Microlab SOLO9C Review

👤by Tony Le Bourne Comments 📅30-04-14
Performance Testing

Setup, Design & Observations
The first and most notable hindrance to setting up the SOLO9C would be the mass, at close to 10Kg each, weaker people may underestimate the amount of energy required to move these speakers into position. Once done, connecting the cables are relatively simple. For the HDMI pass-through, Set your Blu-ray player to LPCM audio output and connect it directly to the HDMI input on the SOLO9C, then connect your screen/TV to the HDMI output. The other input sources are fairly straight forward to setup.

The design of the SOLO9C is very attractive with a black/very dark brown wooden effect which would easily fit into many living room designs. The build quality is exceptional, from the sturdiness to the dials everything seems in place. The remote, while light, seems strong and perfectly adequate. The remote was tested at a range of 3.5m and seemed to work well within an arc of around 80 with the right speaker in the centre of the line-of-sight, if these are placed on the floor, make sure nothing blocks the right side speaker. The dials freely rotate 360 with tactile feedback given in the form of little clicks, thus increasing/decreasing volume digitally. The top dial also doubles up as an input selector by pressing it in. The only real issue with the build quality, are that the feet are spongy pads stuck onto the bottom, but considering the seem stuck on well, this is more of an oversight. This would mostly affect those mounting the SOLO9C on a laminate flooring and may prefer a more robust solution for the feet without worrying they will wear off after a little moving around.

Testing out the bass capabilities, I ran a low frequency sweep from 10Hz-100Hz, bearing in mind that the SOLO9C is rated for 50Hz-20,000Hz, I was pleased to find that the 20-50Hz range was audible (below 20Hz tends to be outside of human hearing).

At first I decided to play through various music tracks from my phone and immediately it was clear that the sound was impressive, enough for me to instantly realise that my phone is a very poor quality audio source and decided to move on. So I then decided to connect the SOLO9C to my PC to throw a tirade of abusive audio tracks that are capable of shredding through the bass, mids and treble. The 9C was able to articulate the whole range fantastically and competently. I thought it may be best to let the speakers 'break in' for a while before throwing it to maximum volume. I did this by leaving them to play shuffled music for several hours each day over the course of a week, this would have included music from all types and genres. While it is hard to objectively decide whether this break in period had a real effect or not, the audio clarity was decidedly excellent. Nuances in the high tones were present alongside deep bass, while the mid tones and vocals were never drowned out.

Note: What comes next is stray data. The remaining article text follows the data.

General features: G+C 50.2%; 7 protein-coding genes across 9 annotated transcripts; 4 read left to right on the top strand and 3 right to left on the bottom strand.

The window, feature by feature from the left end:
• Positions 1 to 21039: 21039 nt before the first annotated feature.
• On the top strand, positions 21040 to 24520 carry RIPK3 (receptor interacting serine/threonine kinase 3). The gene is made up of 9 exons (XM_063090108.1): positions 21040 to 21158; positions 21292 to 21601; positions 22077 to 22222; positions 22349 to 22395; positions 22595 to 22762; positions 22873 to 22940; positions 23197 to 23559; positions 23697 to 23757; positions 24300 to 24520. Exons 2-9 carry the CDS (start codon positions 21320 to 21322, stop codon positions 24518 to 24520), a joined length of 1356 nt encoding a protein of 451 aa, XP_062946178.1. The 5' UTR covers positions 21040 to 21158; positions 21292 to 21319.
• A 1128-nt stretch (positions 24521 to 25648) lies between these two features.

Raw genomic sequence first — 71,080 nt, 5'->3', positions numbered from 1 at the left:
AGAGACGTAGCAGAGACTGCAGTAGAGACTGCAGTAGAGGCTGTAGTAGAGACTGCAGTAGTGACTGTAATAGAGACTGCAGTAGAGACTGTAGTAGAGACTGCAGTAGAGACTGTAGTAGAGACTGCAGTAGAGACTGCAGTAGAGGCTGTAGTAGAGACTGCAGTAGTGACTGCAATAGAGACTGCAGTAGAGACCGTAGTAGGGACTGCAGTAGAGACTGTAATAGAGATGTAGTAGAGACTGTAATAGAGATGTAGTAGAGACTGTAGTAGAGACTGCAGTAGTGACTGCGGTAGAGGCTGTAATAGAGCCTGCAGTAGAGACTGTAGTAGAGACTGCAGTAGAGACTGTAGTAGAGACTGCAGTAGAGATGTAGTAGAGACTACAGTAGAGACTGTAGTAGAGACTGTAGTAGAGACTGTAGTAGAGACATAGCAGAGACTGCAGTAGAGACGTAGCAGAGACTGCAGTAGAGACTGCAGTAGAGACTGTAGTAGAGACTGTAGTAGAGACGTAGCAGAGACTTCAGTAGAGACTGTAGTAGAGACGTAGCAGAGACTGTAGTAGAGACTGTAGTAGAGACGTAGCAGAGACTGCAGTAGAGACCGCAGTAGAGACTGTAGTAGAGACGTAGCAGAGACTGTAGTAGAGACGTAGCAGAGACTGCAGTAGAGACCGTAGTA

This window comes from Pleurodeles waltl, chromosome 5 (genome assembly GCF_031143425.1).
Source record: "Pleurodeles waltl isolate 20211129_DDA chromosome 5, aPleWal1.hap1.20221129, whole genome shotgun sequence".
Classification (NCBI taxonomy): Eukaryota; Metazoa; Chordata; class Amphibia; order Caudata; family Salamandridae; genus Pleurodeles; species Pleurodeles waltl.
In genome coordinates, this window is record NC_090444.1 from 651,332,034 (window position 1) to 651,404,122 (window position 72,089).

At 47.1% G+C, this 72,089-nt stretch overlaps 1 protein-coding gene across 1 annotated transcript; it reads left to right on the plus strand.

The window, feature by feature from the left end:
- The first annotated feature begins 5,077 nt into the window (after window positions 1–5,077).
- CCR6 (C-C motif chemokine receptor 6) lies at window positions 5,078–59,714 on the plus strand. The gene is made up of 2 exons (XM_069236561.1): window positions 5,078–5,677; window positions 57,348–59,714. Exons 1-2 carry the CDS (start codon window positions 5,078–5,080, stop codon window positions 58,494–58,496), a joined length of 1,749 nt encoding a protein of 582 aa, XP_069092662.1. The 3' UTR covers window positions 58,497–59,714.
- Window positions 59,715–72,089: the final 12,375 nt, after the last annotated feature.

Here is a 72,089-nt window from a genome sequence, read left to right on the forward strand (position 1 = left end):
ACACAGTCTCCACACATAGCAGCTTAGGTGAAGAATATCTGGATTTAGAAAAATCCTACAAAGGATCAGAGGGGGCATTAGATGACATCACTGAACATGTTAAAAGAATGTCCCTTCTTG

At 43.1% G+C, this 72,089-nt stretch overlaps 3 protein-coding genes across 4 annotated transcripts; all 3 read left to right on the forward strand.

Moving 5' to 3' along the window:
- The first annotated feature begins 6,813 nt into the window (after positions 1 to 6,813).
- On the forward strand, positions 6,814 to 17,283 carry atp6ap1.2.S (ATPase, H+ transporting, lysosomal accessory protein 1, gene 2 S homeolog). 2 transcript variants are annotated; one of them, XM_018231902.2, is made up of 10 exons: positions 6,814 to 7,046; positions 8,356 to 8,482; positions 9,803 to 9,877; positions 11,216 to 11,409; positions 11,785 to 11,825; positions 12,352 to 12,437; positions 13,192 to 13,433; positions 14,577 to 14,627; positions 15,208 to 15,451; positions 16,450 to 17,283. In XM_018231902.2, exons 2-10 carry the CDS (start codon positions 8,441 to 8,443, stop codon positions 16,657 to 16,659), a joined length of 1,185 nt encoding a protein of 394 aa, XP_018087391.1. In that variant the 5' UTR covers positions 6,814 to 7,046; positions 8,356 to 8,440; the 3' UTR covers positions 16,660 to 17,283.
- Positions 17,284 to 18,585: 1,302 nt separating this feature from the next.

Cranking it up to the max volume (numbered 60) was close to committing suicide as face blasting, foundation shaking volume was produced. There was a touch of distortion introduced at max volume, but it was hard to tell if this was from 'being too close' or the speakers inability to handle the volume, to which I suspect a combination of the two. It could even be that the break in period was inadequate.

The volume is scaled 0-60 on the speakers, while volume level may mostly be subjective, this scale is given in consideration to 'home use', I know there are 'louder' speakers, but this is just to give an impression in a home setting.

1-10, being next to silent/ inaudible,
10-20, barely audible/background,
20-30, quiet, light listening,
30-40, moderate listening, good for movies or music
40-50, loud listening, cinematic feel for movies, light party level for music
50-55, very loud, party level, not advisable for everyday listening unless your aim is to anger your neighbours,
55-60, very loud+, this is where there was some distortion noticed, though honestly, I wouldn't recommend using this volume unless you intended on having a street party.

For gaming, in a way, the SOLO9C is overkill, mostly because games tend to have a limited audio compression, but that didn't stop the awesome sound quality and crystal clear separation of in game sound effects. There is little hesitation needed to say that the SOLO9C is fantastic for gaming. The only real negative would be, some may prefer a surround system over a stereo system for their gaming needs.

To test the HDMI input/output, I watched through Pacific Rim and Thor: The Dark World on Blu-ray, having some food and watching a movie with your friends can never be the same on sub par speakers, the audio quality was enveloping, engaging and crystal clear. The bass moves through you leaving every detail there.

Unfortunately I was not able to test a 3D Blu-ray.

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